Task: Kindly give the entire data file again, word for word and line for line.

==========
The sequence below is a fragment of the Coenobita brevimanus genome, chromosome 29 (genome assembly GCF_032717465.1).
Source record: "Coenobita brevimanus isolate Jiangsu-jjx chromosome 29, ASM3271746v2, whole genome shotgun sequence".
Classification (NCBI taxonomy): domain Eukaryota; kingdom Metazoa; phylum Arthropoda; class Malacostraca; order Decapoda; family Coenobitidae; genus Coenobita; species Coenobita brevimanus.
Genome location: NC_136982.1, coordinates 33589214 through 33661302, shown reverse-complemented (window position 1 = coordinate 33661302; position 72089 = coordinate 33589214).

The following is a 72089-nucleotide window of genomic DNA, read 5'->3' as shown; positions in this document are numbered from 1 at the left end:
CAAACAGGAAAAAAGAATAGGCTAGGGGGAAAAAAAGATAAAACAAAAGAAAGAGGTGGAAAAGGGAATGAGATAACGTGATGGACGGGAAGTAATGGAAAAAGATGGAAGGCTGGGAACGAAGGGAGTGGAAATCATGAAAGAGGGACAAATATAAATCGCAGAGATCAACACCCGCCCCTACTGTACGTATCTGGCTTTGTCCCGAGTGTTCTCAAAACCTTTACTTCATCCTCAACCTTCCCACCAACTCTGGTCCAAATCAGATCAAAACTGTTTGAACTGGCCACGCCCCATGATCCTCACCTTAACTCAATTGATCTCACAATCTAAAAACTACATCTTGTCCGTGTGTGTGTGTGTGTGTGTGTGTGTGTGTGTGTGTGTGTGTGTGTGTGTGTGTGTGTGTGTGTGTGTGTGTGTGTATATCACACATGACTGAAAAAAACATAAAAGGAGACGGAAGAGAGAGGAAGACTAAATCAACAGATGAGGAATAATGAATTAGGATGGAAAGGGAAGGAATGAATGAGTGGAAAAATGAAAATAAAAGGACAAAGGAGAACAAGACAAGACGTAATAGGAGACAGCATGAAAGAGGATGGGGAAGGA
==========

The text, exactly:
The sequence below is a fragment of the Coenobita brevimanus genome, chromosome 29 (genome assembly GCF_032717465.1).
Source record: "Coenobita brevimanus isolate Jiangsu-jjx chromosome 29, ASM3271746v2, whole genome shotgun sequence".
Classification (NCBI taxonomy): domain Eukaryota; kingdom Metazoa; phylum Arthropoda; class Malacostraca; order Decapoda; family Coenobitidae; genus Coenobita; species Coenobita brevimanus.
Genome location: NC_136982.1, coordinates 33589214 through 33661302, shown reverse-complemented (window position 1 = coordinate 33661302; position 72089 = coordinate 33589214).

The following is a 72089-nucleotide window of genomic DNA, read 5'->3' as shown; positions in this document are numbered from 1 at the left end:
CAAACAGGAAAAAAGAATAGGCTAGGGGGAAAAAAAGATAAAACAAAAGAAAGAGGTGGAAAAGGGAATGAGATAACGTGATGGACGGGAAGTAATGGAAAAAGATGGAAGGCTGGGAACGAAGGGAGTGGAAATCATGAAAGAGGGACAAATATAAATCGCAGAGATCAACACCCGCCCCTACTGTACGTATCTGGCTTTGTCCCGAGTGTTCTCAAAACCTTTACTTCATCCTCAACCTTCCCACCAACTCTGGTCCAAATCAGATCAAAACTGTTTGAACTGGCCACGCCCCATGATCCTCACCTTAACTCAATTGATCTCACAATCTAAAAACTACATCTTGTCCGTGTGTGTGTGTGTGTGTGTGTGTGTGTGTGTGTGTGTGTGTGTGTGTGTGTGTGTGTGTGTGTGTGTGTGTGTGTATATCACACATGACTGAAAAAAACATAAAAGGAGACGGAAGAGAGAGGAAGACTAAATCAACAGATGAGGAATAATGAATTAGGATGGAAAGGGAAGGAATGAATGAGTGGAAAAATGAAAATAAAAGGACAAAGGAGAACAAGACAAGACGTAATAGGAGACAGCATGAAAGAGGATGGGGAAGGA